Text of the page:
Appian Inc., a major provider of software for enterprise business automation, has acquired The Berlin process mining technology provider Lana Labs GmbH.
Appian announced the deal on Thursday. The takeover comes at a time when the process mining segment is becoming increasingly important both for manufacturers of business software and for technology investors.
Appian, listed on the Nasdaq, offers a low-code platform that enables companies to automate repetitive tasks that are typically performed manually by employees. The company shares this focus with robotic process automation or RPA providers like UiPath Inc., whose software also enables companies to streamline repetitive business operations. Appian also offers RPA functionality as part of its platform, but takes a slightly different approach to automation.
RPA tools work by watching employees perform a task in a business application and generating a software “bot” that can perform the task automatically. Appian’s platform, in turn, enables companies to create automation workflows that use not only software bots but other technologies to streamline business processes. Appian-powered workflows can include manual steps as well as RPA technology from other companies such as UiPath.
For example, a manufacturer could use Appian’s platform to automate the task of processing customer product orders. It could create a workflow that uses an RPA bot to extract the contents of product orders and then feeds the extracted data into an artificial intelligence algorithm that determines which department to send the file to. Finally, the manufacturer can add a manually defined rule stating that the document should be forwarded to a manager instead if the AI fails to identify the appropriate department.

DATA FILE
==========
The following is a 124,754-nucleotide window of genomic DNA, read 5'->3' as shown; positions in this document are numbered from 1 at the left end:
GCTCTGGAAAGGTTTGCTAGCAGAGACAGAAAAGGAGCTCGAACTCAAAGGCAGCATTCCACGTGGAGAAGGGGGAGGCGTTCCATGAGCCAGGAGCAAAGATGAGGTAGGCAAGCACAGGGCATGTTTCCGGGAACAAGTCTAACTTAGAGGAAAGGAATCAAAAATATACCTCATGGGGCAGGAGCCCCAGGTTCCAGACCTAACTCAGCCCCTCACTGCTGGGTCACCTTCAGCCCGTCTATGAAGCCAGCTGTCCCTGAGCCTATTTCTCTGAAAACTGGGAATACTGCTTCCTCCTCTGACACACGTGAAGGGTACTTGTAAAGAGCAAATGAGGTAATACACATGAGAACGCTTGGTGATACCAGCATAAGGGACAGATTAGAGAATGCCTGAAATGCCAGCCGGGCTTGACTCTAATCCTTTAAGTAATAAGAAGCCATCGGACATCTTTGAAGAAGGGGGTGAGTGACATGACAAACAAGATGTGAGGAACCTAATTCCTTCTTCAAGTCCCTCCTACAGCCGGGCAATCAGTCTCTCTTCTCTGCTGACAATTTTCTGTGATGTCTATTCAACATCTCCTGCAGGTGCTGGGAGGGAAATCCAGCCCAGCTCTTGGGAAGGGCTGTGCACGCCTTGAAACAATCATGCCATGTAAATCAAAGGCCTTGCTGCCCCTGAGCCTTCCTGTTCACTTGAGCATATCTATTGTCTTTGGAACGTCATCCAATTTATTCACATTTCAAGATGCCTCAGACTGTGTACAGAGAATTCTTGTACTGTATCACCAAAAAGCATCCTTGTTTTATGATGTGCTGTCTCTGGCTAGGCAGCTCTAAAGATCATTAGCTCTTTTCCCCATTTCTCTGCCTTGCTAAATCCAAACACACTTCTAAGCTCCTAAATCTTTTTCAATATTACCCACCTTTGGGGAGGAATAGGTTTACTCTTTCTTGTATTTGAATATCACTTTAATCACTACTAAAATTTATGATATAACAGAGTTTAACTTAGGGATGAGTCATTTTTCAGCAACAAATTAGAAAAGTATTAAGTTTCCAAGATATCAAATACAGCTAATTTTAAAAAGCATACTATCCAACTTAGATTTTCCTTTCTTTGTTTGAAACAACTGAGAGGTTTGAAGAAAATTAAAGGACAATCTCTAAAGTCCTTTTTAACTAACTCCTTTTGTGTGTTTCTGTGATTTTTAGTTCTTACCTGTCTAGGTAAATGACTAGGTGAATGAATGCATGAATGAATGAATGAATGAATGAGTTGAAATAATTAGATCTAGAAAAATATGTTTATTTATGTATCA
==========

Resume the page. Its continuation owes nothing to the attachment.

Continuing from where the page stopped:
The acquisition of Lana Labs will allow Appian to add process mining capabilities to the mix as well. Lana Labs offers an AI-powered process mining platform developed by companies such as Telefonica SA and KPMG International Ltd.
Before a company can apply software to a manual business task, it must first identify which steps in the workflow could be automated. This initial phase of automation projects is known as process mining. The Lana Labs platform visualizes the individual steps of a business workflow in a dashboard to help decision-makers identify opportunities to increase efficiency.
After analyzing how a company processes customer product orders, the platform may find that the most time consuming step of the task is to manually load details from orders into the sales database. Executives can then choose to prioritize automating the data loading step first as part of the company’s RPA initiative. Lana Labs also offers a dashboard that enables decision makers to monitor how the efficiency of business processes changes over time.
“There is a natural synergy between process mining, process modeling, and automation,” said Matt Calkins, Appian’s chief executive officer. “We believe our acquisition of Lana Labs means that only Appian will be able to take customers from knowledge to action in a unified suite.”
Process mining has also recently become a higher priority for IBM Corp., which competes with a number of products in the business automation market. The company in April acquired Process mining software provider myInvenio Srl to expand its automation portfolio. UiPath worked on it too expand one’s skills in this area.
One reason the interest in process mining is growing is that as the number of companies using RPA to automate business tasks grows, there is a growing demand for software products that can discover new ways to automate tasks. The trend has caught the attention of not only industry players like Appian and IBM, but also technology investors. Celonis GmbH, a process mining startup, recently behaved $ 1 billion in funding from a consortium led by Durable Capital Partners and T. Rowe Price Associates.
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